We seems to have no doubts about our “rights”, yet our sense of right and wrong is badly bruised.
The most precious elements which bind society together – the family, the belief in individual duty and decency, our common morality – are under attack from the cyncism and fatalism of some opinion-formers.
Too many protagonists and participants in ethical debates seek, through the media, to misrepresent the issues before us, or to avoid responsibility for their own conduct, or to discredit by use of falsehood those whose arguments they disapprove of. Some of the evasions which are used are intended to paralyse debate itself. At one extreme, it is said that nothing can any longer be done about our moral condition. Or, at another extreme, that nothing needs to be done about it, since there is nothing fundamentally at fault in our moral condition in the first place.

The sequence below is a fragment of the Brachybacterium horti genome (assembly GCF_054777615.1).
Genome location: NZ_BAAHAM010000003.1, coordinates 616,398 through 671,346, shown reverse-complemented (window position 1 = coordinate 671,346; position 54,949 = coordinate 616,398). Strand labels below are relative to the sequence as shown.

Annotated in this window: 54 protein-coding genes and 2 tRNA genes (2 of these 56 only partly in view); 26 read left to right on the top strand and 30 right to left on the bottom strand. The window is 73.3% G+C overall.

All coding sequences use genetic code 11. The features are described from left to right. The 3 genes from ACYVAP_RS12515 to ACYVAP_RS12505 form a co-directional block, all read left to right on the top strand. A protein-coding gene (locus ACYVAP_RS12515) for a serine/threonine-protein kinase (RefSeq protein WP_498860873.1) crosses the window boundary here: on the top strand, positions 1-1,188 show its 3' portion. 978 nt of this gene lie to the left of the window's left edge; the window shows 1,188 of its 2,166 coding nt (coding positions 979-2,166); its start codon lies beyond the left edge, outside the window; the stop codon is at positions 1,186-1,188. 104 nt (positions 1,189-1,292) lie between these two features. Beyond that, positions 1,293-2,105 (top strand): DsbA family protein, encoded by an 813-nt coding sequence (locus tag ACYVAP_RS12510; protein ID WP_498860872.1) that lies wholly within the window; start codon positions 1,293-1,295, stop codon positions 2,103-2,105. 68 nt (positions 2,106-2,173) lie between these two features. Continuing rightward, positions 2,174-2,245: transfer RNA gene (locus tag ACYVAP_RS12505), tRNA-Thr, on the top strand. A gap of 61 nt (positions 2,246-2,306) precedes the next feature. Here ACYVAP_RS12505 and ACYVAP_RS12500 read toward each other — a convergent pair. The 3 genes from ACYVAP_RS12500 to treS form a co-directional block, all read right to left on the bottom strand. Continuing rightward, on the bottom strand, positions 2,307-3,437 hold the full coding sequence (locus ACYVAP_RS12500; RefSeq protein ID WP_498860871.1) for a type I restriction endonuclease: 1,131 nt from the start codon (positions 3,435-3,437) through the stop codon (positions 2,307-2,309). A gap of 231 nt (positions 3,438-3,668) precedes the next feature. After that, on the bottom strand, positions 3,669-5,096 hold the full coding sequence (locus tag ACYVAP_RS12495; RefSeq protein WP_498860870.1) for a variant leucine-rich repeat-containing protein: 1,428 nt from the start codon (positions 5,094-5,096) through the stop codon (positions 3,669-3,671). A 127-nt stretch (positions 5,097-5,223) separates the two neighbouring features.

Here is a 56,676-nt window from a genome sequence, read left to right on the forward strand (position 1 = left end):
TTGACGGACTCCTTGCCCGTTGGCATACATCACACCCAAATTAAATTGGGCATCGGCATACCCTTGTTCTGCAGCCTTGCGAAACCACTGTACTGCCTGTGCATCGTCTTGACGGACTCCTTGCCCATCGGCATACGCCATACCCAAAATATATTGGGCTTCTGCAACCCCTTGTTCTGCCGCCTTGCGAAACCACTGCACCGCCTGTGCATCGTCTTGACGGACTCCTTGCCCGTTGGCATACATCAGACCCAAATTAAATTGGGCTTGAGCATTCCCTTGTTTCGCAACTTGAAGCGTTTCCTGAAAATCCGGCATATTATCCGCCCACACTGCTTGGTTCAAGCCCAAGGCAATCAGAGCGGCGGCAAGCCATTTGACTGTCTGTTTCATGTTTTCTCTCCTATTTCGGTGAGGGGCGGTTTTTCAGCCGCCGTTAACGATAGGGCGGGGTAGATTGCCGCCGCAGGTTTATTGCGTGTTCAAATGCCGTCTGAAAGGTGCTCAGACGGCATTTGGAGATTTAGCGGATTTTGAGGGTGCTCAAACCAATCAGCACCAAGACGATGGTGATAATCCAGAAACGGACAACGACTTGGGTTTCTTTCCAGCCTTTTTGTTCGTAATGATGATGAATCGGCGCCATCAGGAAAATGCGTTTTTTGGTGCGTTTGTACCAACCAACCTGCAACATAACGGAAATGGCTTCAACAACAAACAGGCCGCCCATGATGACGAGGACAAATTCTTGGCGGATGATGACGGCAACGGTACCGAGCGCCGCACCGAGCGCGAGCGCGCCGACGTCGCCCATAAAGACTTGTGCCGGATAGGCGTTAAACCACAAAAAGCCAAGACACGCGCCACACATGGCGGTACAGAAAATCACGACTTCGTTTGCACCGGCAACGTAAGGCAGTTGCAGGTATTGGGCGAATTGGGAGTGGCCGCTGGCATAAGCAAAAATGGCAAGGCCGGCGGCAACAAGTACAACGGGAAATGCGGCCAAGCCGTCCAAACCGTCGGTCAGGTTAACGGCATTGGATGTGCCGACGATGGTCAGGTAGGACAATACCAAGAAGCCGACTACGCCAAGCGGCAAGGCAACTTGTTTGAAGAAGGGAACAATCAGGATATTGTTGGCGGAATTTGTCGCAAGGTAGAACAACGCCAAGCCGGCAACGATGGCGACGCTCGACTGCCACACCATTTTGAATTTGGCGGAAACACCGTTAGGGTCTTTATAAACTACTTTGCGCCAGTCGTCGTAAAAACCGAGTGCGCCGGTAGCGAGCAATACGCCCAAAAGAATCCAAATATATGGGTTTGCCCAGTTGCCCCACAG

Questions about the ‘moral order’ deserve to stand at the centre of public and political controversy in the coming period. But first, as moral confusion increases, we must examine how language and argument are being misused and abused.